Officials are trying to improve the state's AMBER Alert system after issuing the first alert for a missing Alabama child Tuesday.
The alert was issued at 12:38 p.m. Tuesday for 11-year-old Robert Beck, Jr. of Kinston.
Minutes later, the alert was canceled when law enforcement officials were told the boy had been returned home.
The alert came almost 24 hours after Robert was last seen. Public safety officials say it took that long to get enough information to meet the strict standards for issuing an AMBER Alert.
Kinston police said they would not comment on the abduction until tomorrow afternoon.
The only other Amber Alert issued in Alabama came June 30, when Florida issued a nationwide alert after a mother abducted her two children.
The system involves radio alert tones, "crawl" messages at the bottom of television screens and messages on road signs.
A team of public safety officials have assembled to look at the process and where it can be improved.
Alabama Broadcasters Association Executive Director Jerdan Bullard said he was happy with the system's performance. But he also said he knows there is room for improvement.
Among the questions to be answered are: Why several area media outlets were not notified of the alert.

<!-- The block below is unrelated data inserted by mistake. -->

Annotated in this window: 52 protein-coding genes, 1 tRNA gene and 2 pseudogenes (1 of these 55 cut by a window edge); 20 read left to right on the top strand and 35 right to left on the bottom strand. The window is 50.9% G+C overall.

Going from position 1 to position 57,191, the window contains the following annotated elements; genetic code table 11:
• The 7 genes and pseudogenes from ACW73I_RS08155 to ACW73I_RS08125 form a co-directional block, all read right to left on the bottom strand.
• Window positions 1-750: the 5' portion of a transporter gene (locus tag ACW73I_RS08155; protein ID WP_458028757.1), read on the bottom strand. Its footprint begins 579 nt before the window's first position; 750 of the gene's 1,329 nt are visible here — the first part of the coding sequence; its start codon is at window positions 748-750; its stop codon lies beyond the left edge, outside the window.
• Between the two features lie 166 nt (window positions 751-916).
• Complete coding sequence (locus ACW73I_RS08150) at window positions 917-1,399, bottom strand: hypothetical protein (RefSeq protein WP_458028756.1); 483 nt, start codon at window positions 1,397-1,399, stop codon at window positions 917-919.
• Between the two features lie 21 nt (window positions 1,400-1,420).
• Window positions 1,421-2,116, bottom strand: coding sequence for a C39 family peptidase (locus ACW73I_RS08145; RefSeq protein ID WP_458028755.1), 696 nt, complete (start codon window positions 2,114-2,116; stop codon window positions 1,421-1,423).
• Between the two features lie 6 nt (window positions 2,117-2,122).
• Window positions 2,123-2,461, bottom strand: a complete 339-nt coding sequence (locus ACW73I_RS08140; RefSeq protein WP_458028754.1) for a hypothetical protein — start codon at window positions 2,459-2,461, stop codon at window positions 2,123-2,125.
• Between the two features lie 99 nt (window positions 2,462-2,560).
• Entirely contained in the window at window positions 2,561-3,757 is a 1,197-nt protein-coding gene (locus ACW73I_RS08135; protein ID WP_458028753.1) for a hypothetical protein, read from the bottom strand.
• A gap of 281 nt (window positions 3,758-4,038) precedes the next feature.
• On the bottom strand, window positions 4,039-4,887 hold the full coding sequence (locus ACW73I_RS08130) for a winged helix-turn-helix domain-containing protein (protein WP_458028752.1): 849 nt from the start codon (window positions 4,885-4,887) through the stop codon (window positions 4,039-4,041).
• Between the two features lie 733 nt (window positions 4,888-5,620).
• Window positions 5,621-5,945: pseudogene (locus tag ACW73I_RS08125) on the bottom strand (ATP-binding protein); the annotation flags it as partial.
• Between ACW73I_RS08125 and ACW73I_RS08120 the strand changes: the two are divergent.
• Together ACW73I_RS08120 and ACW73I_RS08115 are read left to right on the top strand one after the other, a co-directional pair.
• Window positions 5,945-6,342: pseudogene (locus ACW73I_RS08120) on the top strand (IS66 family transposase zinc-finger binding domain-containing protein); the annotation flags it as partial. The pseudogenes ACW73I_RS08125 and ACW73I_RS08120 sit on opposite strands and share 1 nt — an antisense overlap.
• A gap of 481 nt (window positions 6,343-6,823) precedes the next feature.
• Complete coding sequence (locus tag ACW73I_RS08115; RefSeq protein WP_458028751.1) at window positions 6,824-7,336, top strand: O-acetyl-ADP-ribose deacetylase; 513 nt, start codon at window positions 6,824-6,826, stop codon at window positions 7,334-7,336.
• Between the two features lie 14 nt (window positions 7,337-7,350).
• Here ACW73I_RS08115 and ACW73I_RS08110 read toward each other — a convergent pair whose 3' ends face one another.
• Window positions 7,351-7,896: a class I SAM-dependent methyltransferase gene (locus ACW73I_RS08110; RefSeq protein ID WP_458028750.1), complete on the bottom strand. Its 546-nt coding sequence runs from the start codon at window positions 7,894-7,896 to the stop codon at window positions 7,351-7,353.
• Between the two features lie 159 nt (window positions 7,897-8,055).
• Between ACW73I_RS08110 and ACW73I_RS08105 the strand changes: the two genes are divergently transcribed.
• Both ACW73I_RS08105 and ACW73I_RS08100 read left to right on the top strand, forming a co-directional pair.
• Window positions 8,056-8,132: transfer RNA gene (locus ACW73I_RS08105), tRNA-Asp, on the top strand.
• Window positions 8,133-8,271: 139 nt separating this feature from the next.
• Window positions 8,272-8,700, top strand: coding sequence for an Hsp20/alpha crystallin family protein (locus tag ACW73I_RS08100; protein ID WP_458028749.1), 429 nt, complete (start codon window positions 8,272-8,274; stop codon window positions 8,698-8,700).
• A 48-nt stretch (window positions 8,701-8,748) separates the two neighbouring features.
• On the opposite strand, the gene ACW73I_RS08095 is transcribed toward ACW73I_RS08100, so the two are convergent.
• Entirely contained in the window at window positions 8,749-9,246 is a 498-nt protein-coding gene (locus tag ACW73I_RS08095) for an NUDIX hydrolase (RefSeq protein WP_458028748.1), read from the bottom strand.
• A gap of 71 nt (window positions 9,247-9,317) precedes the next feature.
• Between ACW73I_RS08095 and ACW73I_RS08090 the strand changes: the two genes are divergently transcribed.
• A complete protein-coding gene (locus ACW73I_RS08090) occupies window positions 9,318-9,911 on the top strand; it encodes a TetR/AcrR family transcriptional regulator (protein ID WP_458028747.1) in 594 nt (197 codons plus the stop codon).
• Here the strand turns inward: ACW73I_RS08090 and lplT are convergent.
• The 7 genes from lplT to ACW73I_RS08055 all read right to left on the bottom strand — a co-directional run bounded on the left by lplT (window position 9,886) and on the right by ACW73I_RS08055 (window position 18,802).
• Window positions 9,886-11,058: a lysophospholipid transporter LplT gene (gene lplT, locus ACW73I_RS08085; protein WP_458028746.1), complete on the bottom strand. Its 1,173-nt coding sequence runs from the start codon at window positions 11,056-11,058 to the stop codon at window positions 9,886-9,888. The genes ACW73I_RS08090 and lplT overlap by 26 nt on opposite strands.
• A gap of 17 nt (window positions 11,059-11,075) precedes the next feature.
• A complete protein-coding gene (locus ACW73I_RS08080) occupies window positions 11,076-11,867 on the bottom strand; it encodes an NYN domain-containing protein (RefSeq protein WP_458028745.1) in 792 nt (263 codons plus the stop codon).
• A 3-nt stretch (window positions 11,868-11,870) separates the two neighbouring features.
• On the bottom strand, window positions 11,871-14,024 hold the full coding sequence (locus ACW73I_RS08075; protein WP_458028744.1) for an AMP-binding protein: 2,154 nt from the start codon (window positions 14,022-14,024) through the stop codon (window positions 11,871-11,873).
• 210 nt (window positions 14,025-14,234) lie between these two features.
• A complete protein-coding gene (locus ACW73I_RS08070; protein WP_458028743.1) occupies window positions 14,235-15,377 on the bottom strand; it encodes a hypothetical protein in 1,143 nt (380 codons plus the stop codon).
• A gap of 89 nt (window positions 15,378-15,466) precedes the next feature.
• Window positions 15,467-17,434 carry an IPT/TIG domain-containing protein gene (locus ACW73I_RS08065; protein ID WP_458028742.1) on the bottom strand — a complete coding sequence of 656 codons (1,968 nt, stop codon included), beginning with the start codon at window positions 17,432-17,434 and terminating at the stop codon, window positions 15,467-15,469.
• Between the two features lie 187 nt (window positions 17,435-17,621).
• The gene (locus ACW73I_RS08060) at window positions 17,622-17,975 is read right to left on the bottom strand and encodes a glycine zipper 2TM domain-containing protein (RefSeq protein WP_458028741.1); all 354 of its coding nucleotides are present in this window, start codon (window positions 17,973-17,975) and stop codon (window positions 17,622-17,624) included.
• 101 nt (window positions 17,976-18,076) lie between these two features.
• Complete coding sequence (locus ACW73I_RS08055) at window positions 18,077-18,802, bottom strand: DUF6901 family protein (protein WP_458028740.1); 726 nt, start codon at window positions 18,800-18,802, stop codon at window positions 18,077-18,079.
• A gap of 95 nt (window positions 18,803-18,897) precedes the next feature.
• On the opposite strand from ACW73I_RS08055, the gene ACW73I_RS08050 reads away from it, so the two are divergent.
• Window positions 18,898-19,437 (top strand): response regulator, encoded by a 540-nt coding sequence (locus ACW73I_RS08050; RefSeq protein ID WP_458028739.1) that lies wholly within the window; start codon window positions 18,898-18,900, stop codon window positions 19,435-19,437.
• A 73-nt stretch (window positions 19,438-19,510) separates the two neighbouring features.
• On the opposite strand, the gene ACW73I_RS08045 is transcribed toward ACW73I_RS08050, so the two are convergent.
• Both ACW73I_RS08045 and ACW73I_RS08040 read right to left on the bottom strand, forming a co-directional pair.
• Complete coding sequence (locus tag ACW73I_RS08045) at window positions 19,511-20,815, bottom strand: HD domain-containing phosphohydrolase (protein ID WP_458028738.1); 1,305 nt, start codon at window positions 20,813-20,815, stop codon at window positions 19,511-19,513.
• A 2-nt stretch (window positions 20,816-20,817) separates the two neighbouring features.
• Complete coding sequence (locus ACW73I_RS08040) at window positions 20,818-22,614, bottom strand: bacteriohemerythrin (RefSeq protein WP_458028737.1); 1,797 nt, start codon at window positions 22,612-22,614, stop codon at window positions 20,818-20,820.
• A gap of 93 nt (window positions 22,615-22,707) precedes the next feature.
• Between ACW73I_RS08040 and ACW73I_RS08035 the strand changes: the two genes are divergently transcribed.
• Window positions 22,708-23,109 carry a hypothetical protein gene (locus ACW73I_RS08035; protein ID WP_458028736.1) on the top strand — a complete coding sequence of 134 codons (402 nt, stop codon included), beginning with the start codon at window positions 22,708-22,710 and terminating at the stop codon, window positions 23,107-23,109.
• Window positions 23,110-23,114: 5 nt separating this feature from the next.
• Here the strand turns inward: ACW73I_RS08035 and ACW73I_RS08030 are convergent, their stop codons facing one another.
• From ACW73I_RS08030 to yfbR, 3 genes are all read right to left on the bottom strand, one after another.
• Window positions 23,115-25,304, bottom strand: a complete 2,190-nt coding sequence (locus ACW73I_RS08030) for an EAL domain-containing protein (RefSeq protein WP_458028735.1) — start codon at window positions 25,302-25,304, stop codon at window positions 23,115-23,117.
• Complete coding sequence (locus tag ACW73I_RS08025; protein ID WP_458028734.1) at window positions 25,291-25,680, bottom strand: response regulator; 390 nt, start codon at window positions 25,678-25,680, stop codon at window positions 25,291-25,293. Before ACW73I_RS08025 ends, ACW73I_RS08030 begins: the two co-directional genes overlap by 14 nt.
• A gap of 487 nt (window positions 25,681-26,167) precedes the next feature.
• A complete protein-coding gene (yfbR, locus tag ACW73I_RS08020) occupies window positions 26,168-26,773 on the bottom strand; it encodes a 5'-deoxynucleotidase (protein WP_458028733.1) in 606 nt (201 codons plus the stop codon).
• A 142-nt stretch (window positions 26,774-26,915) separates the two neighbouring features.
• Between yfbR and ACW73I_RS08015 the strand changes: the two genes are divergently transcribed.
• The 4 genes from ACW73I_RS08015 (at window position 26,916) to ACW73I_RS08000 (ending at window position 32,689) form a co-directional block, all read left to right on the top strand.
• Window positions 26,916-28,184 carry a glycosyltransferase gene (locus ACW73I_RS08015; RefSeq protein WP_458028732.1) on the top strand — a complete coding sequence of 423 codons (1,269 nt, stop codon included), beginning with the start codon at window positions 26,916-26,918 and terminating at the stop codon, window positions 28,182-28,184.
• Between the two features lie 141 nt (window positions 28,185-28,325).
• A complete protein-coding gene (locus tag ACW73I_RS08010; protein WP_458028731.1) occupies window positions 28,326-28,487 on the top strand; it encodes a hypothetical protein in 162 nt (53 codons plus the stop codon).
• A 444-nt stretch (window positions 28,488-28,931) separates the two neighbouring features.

And why investigators took so long to gather the necessary information to get the alert out.
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The AMBER Plan
The AMBER Plan is a voluntary partnership between law-enforcement agencies and broadcasters to activate an urgent bulletin in the most serious child-abduction cases.
Broadcasters use the Emergency Alert System (EAS), formerly called the Emergency Broadcast System, to air a description of the missing child and suspected abductor.
This is the same concept used during severe weather emergencies. The goal of the AMBER Alert is to instantly galvanize the entire community to assist in the search for and safe return of the child.
How Does the AMBER Plan Work?
AMBER Plans Nationwide
Source: http://www.missingkids.org/ (The National Center for Missing & Exploited Children Web site)